The U.S. midterm elections are done. The Democrats gained a majority in the House of Representatives, whereas the Republicans gained a majority in the Senate. This implies that Trump will have more trouble in introducing new legislation (another tax hike will be close to impossible, for instance), but will probably make it to the end of his term. Moreover, Trump can quite easily propose new Federal Reserve board members and Supreme Court judges; whereas Trump can propose candidates to fill vacant positions, they must later be confirmed by the (Republican-colored) Senate. It remains to be seen how many trade tariffs Trump can justify without passing them through Congress, through executive orders, but he might have some discretional power to impose, especially upon China, additional tariffs. This summarizes roughly the political outlook for the coming two years, but this week the rapid decline in oil prices are perhaps more notable. Oil prices have collapsed to approximately twenty percent below its recent highs and are now in a bear market. What are oil prices signaling?
In a bizarre and never-seen losing streak, oil prices declined for the twelfth day in a row. The price of WTI oil dropped to $55 per barrel, whereas Brent oil (the global benchmark) fell back to $65 a barrel.
But why are oil prices suddenly collapsing? The motives must be sought, especially, on the demand side. It appears that the global economy is not as strong as many pretend. Both OPEC and the IEA adjusted the growth in crude oil demand for the coming years downward. And it is generally known that both organizations are extremely cautious and reluctant to radically alter forecasts: the oil demand could easily be further adjusted downward for a couple of times.
Some are even speculating about “peak oil demand”; the highest point crude oil demand will ever reach, measured in barrels per day, beyond which oil demand will merely decline, especially due to innovations and new alternatives for fossil fuels.
The (historically) large price gap between, on the one hand, WTI oil and, on the other hand, Brent oil is especially interesting. It is a simple consequence of the shale oil boom in the United States, driven by fracking and vast shale oil deposits, which are accompanied with an infrastructure that fails to (profitably) transport and export the cheaper WTI oil that, in theory, could have been exported. Greater exports of WTI oil would reduce the price differential between WTI and Brent crude. This means, for the moment, good news for manufacturers close to the source, close to the regions where WTI oil is extracted. These domestic manufacturers have access to cheaper oil than some of their foreign counterparts. This, however, hardly reduced any optimism about the future of energy in the United States, since for the first time in history, the United States became the largest oil-producing country in the world, a clear sign of the radical shift of power that occurred in global crude oil markets.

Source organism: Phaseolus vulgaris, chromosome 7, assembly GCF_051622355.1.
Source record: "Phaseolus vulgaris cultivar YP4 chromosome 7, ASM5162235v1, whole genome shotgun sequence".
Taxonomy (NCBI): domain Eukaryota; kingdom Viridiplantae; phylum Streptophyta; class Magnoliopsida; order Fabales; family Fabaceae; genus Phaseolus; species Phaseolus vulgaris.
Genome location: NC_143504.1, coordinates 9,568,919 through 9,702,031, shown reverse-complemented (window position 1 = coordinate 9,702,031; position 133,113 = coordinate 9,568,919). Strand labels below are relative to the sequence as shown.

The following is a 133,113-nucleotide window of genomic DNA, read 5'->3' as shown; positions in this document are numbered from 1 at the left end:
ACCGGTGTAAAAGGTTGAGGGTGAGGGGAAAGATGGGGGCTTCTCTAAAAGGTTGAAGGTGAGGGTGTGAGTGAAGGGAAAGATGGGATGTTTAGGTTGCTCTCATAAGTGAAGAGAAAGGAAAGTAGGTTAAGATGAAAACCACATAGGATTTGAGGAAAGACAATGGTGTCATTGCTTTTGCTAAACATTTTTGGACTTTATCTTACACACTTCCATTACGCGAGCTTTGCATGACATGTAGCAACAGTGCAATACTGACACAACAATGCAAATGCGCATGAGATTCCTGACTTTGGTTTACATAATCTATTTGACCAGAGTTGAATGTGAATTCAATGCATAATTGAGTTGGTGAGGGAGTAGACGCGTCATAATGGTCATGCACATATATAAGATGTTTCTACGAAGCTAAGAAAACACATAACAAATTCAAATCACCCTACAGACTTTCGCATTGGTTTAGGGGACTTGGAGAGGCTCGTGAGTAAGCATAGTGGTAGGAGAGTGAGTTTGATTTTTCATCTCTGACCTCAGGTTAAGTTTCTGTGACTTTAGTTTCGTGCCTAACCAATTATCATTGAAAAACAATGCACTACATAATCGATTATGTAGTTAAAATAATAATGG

Federal Reserve Acknowledges Drop in Business Investment
Last week, the Federal Reserve also published the minutes of the most recent FOMC meeting. Even though these minutes are among the least exciting documents that can be found on financial markets, markets look closely for clues on future Fed policy. Every time, roughly three words are modified and investors try to deduce as much as possible (too much) from the few changes that the Fed makes every now and then.
Notable was the fact that the Fed clearly admits that – despite Trump´s tax reform – business investment is weakening severely. This is something that I have discussed on earlier occasions: Trump´s tax reduction actually stimulates consumption and not business investment and capital accumulation. Moreover, the money that was repatriated from abroad because of a one-off tax discount (part of Trump´s reform) by large corporations, was simply spent on stock buybacks, rather than capital investment. Fixed investment did not go up after profits booked abroad were repatriated to the U.S.
It could easily be the case that the Fed – which decided not to raise, as expected, interest rates this month – will raise interest rates in December to a level of two and a half percent on reserves. This is bad news for the yield curve (which has already been flattening for the past year), but also for long-term rates. Long-term rates are starting to react to the Fed´s rate hikes. The 10-year rate on US Treasuries rose to levels topping 3.20%.
Moreover, the debt servicing of U.S. public debt (interest payments) are also starting to mount. More than $550 billion is currently spent on interest and a large part of the most recent rate hikes have not yet been felt in the current interest expense. This is perhaps the most frightening trends we can observe in today´s markets, given a complete unwillingness on the part of Trump himself – and now in all likelihood also a complete impossibility given the Democratic majority in the House – to reduce government spending. The fiscal deficit of a staggering 5% of GDP will – most likely – only further increase given these circumstances (higher rates and no spending cuts).
And all this translates into a positive outlook for gold, albeit in the long run. Initially, gold prices barely moved, while the dollar strengthened (to 1.13). Initially, because gold prices would later fall back to $1200 per troy ounce as it became clear that the decline in oil prices was not about to slow down.